Disabled children deserve a fair chance at school – IHC takes its fight back to the Human Rights Review Tribunal
IHC is taking its fight for disabled children’s rights to an education to the Human Rights Review Tribunal today – the third time in 13 years.
A legal decision earlier this year cleared the way for the case to be heard and IHC is lodging its statement of claim today.
IHC has long been fighting for the government to back up the legislation saying all children deserve the right to be educated and welcomed at their local school.
The government has discriminated against disabled children by not providing the right support for those children to enrol and succeed like their peers.
IHC’s Director of Advocacy Trish Grant says the government has failed to engage with the unfairness experienced by disabled students for years.
“We started this in 2008,” says Trish. “That’s the timeframe of an entire school education in New Zealand – a child starting school in 2008 is now in their last year of high school.”
“Children with disabilities are far more likely to be suspended, stood down or excluded from school because the schools aren’t well enough resourced to support diverse learners.”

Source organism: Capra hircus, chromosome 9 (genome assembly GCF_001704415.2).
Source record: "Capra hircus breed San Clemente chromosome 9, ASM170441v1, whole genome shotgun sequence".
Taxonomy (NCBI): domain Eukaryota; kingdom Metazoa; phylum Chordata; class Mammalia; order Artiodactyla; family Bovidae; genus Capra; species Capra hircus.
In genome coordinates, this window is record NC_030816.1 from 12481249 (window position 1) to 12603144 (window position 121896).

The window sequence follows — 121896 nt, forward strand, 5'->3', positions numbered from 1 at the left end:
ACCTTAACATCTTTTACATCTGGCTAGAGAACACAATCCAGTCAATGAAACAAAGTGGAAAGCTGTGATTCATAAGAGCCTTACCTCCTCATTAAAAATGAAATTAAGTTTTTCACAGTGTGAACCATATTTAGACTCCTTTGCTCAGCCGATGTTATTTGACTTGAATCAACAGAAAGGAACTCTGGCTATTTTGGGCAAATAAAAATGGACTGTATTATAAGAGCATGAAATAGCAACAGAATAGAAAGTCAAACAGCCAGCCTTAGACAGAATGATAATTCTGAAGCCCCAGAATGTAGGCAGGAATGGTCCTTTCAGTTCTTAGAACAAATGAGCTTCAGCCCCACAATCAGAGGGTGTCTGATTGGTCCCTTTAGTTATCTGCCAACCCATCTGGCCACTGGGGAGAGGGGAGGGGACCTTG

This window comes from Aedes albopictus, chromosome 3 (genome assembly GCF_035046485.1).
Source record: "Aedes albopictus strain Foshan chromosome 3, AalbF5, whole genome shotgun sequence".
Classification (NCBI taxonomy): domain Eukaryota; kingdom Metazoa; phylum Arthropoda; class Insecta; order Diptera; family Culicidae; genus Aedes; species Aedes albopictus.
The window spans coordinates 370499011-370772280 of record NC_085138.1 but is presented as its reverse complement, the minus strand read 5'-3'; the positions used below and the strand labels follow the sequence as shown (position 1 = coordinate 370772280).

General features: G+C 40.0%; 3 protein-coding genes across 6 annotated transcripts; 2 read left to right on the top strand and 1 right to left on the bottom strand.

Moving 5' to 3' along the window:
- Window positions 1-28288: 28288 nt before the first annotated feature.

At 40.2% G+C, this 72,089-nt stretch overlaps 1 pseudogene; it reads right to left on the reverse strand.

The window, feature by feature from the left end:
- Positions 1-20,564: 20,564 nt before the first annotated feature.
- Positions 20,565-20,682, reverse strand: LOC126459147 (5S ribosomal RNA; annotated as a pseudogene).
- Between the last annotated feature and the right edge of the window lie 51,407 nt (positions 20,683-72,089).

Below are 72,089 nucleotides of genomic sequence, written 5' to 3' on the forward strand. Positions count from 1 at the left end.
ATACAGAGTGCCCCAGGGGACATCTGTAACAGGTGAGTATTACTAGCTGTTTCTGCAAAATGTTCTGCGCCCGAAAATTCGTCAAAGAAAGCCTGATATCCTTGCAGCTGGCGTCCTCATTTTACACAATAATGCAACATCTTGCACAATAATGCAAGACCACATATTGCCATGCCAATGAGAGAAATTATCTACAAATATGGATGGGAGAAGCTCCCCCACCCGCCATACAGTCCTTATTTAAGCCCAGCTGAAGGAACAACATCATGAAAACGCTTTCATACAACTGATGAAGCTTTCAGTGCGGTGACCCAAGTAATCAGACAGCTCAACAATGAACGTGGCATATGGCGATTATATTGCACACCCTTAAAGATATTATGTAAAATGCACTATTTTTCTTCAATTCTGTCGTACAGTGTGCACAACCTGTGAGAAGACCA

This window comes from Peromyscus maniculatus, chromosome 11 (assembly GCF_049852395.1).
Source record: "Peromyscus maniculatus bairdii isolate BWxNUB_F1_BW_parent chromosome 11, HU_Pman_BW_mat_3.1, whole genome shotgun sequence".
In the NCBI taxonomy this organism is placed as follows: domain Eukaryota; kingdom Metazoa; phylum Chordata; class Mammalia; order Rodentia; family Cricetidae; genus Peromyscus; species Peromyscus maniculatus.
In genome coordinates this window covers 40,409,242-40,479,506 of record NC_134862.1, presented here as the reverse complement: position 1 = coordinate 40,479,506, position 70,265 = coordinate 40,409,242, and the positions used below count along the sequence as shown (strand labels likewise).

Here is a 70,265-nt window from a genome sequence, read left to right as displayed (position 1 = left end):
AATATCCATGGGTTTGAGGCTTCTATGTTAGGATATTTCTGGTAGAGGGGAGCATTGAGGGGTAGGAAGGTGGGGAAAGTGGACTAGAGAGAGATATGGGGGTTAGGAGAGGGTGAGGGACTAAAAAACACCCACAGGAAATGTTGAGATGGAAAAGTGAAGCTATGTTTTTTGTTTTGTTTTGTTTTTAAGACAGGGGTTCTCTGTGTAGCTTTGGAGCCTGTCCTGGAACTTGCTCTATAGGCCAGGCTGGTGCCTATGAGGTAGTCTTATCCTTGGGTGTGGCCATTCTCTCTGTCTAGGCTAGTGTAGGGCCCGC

“We hear of children told they can only attend one hour a day, can’t be part of school activities or are left colouring-in while other children are supported to learn.”
“Our surveys and family workshops have also taught us that parents often have to give up work in order to attend school with their child so they can be there.
The last time IHC submitted a statement of claim for this complaint the government lawyers tried to get the claim struck out on technicalities, but the Tribunal ruled that this was not in the spirit of human rights law and the matter would now proceed to an argument about the substantive parts of the complaint.
IHC’s legal action is being led by Michael Timmins, the Director of the Office of Human Rights Proceedings.
The government has until August to respond to IHC’s claim, with next steps to be decided in September.